Differences and disconnect between progression of physical function via patient performance and patient report has been characterized in total hip arthroplasty. “The influence of pain on self-reported physical functioning serves as an explanation for the poor relationship between self-reported and performance-based physical functioning. When using a self-report measure such as the WOMAC, one should realize that it does not seem to assess the separate constructs—physical functioning and pain—that are claimed to be measured.” Both patient report and performance are important. Each can guide further intervention or provide insight into current deficits.
For example, a patient with improvement in performance, but no change in report, may be struggling with recognizing or understanding improvements in certain domains (symptoms, performance, function). Or, perhaps education has not addressed a patient’s main concern or perception. Mistaking outcome measures and measuring clinical outcomes for actual effect of treatment may result in improper (or even pseudo-random) intervention selection and/or patient care approaches. I postulate that this mistake is the prime reason physical therapy as a profession is quick to integrate new, “innovative” treatment “tools” with lack of true prior plausibility. Or, the continued utilization of of interventions in the face of evidence suggesting lack of treatment effect. Mistaking observed and measured clinical outcomes for treatment effectiveness likely results from the post hoc ergo propter hoc logical fallacy.
When we mistake outcomes for effectiveness, we risk assuming causation and subsequently treatment mechanism. Care must be to taken to avoid leaps in logic regarding effectiveness and mechanism of action. A review of the evolution of understanding of manual therapy mechanisms illustrates how continued observation of positive clinical outcomes likely reinforced inaccurate interpretations based upon hypothetical anatomy and biomechanics devoid of true physiology and actual tissue mechanics. We now know much more.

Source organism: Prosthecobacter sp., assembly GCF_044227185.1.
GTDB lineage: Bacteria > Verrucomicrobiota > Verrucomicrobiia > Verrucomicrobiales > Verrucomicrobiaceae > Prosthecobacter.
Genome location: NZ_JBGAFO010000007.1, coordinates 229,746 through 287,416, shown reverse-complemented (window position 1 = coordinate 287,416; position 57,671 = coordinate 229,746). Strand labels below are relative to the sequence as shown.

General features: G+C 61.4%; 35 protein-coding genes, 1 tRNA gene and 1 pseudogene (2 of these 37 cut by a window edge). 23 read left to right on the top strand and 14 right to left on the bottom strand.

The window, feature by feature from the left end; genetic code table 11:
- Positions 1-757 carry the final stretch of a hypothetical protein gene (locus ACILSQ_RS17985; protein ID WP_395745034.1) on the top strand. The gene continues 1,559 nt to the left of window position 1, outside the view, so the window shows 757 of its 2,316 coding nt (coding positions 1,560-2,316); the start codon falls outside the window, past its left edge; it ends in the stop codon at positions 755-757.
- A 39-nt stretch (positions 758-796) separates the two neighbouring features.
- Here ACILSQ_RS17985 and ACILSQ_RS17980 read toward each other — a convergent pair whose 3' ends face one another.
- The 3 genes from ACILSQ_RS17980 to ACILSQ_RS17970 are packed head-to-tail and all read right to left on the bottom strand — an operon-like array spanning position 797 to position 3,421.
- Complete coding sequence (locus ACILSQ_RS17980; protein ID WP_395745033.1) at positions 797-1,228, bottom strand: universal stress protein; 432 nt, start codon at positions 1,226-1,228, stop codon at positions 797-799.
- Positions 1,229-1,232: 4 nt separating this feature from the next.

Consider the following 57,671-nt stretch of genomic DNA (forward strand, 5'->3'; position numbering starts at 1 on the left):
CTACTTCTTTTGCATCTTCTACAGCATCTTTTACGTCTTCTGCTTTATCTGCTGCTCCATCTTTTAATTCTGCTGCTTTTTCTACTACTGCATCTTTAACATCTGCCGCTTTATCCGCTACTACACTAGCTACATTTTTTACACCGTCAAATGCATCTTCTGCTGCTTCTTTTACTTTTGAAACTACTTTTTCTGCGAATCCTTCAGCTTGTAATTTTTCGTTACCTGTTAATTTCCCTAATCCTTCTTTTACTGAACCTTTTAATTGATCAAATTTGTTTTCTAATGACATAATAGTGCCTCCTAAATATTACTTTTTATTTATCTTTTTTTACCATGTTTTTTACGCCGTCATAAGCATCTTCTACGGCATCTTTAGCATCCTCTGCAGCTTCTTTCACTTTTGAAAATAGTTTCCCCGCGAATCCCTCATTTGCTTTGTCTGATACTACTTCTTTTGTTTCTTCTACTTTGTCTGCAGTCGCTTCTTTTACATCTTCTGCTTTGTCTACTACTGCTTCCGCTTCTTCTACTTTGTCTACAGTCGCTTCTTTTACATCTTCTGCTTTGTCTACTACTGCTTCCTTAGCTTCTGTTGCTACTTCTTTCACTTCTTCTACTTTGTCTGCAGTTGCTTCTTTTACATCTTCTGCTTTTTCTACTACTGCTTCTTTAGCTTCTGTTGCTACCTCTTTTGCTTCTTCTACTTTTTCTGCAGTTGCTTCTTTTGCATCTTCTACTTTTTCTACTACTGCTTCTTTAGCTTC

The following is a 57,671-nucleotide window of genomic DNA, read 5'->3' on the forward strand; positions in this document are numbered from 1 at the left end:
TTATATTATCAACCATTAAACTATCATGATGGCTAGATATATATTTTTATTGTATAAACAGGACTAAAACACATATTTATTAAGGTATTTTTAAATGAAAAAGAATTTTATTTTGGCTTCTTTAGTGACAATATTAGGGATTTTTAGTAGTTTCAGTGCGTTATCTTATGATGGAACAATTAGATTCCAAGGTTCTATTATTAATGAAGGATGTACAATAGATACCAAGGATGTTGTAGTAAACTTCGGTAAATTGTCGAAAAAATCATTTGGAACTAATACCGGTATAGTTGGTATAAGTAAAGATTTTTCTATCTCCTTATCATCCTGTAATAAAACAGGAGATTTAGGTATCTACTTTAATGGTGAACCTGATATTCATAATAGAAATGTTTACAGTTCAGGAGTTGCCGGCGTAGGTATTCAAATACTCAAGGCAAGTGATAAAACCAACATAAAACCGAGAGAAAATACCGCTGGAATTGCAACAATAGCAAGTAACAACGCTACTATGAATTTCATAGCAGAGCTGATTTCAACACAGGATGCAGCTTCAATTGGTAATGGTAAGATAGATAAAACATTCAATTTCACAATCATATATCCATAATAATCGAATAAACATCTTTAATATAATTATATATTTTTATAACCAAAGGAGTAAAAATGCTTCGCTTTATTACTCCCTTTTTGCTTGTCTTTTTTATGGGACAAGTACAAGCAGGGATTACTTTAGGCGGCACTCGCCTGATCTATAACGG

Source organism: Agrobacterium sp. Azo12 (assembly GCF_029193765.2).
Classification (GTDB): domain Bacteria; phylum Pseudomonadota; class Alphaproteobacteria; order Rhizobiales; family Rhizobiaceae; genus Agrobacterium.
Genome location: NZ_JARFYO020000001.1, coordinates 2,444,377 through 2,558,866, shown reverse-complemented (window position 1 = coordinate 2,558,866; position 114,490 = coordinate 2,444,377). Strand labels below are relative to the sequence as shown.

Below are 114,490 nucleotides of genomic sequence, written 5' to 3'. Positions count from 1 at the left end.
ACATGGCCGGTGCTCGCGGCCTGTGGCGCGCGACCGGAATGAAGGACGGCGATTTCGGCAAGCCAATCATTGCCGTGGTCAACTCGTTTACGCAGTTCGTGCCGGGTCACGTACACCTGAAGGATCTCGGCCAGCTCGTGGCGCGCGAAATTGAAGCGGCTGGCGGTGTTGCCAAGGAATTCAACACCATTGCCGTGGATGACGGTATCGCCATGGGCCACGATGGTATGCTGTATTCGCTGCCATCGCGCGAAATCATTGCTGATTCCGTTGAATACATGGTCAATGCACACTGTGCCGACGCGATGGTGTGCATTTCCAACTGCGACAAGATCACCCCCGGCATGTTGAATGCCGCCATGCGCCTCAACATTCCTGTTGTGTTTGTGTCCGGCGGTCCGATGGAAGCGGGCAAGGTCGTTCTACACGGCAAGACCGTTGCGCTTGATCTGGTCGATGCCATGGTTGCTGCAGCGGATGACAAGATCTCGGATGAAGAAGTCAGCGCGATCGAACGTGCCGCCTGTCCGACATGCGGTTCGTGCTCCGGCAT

Although, to be fair, construction of care processes, intervention approaches, and treatment paradigms absent of (potential) theoretical mechanistic action is quite challenging. Further, human brains seek explanation for observed clinical events, even within research. So, when treatment X is routinely associated with observed patient report or outcome Y brains will automatically initiate assigning reason Z as the “why.”
No. Quite the contrary. Clinicians should aim to properly select measures that are relevant to the patient: main complaint, goals, condition, and/or diagnosis (if one exists). In addition, the measures chosen should be sufficiently responsive to change, encompass multiple constructs, and cross domains. While important, relying solely on patient report is an incomplete, flawed approach to measuring outcomes and assessing treatment in the clinical setting.
Two differing scenarios may occur when utilizing outcomes observed or measured in clinic as the primary reasoning for decision making regarding interventions/treatment:
A. Effective interventions may be abandoned when outcome(s) are not improving on the assumption of lack of effect.
B. Ineffective interventions or approaches may be continued when outcomes are improving on the assumption of effect.